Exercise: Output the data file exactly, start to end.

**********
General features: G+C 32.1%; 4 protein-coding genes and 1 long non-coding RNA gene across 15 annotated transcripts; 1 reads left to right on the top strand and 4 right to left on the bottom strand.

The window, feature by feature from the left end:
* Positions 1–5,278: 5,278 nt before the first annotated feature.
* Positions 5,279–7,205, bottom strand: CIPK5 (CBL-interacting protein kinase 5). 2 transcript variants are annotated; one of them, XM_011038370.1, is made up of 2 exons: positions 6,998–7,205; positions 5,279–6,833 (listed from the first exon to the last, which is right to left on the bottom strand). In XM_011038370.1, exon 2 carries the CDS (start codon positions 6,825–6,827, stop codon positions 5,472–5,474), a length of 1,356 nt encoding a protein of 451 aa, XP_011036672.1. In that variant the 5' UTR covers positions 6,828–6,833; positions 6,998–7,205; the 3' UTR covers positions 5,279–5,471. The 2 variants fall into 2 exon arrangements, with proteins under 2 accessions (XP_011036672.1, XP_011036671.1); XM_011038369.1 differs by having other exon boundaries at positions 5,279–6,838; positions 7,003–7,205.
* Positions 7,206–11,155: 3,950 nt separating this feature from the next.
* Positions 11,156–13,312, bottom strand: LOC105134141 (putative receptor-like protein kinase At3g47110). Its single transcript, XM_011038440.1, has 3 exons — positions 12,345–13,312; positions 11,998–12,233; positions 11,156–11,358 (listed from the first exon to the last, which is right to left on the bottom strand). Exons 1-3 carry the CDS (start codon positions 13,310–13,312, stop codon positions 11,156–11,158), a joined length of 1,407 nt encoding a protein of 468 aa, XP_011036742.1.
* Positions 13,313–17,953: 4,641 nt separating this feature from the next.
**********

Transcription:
General features: G+C 32.1%; 4 protein-coding genes and 1 long non-coding RNA gene across 15 annotated transcripts; 1 reads left to right on the top strand and 4 right to left on the bottom strand.

The window, feature by feature from the left end:
* Positions 1–5,278: 5,278 nt before the first annotated feature.
* Positions 5,279–7,205, bottom strand: CIPK5 (CBL-interacting protein kinase 5). 2 transcript variants are annotated; one of them, XM_011038370.1, is made up of 2 exons: positions 6,998–7,205; positions 5,279–6,833 (listed from the first exon to the last, which is right to left on the bottom strand). In XM_011038370.1, exon 2 carries the CDS (start codon positions 6,825–6,827, stop codon positions 5,472–5,474), a length of 1,356 nt encoding a protein of 451 aa, XP_011036672.1. In that variant the 5' UTR covers positions 6,828–6,833; positions 6,998–7,205; the 3' UTR covers positions 5,279–5,471. The 2 variants fall into 2 exon arrangements, with proteins under 2 accessions (XP_011036672.1, XP_011036671.1); XM_011038369.1 differs by having other exon boundaries at positions 5,279–6,838; positions 7,003–7,205.
* Positions 7,206–11,155: 3,950 nt separating this feature from the next.
* Positions 11,156–13,312, bottom strand: LOC105134141 (putative receptor-like protein kinase At3g47110). Its single transcript, XM_011038440.1, has 3 exons — positions 12,345–13,312; positions 11,998–12,233; positions 11,156–11,358 (listed from the first exon to the last, which is right to left on the bottom strand). Exons 1-3 carry the CDS (start codon positions 13,310–13,312, stop codon positions 11,156–11,158), a joined length of 1,407 nt encoding a protein of 468 aa, XP_011036742.1.
* Positions 13,313–17,953: 4,641 nt separating this feature from the next.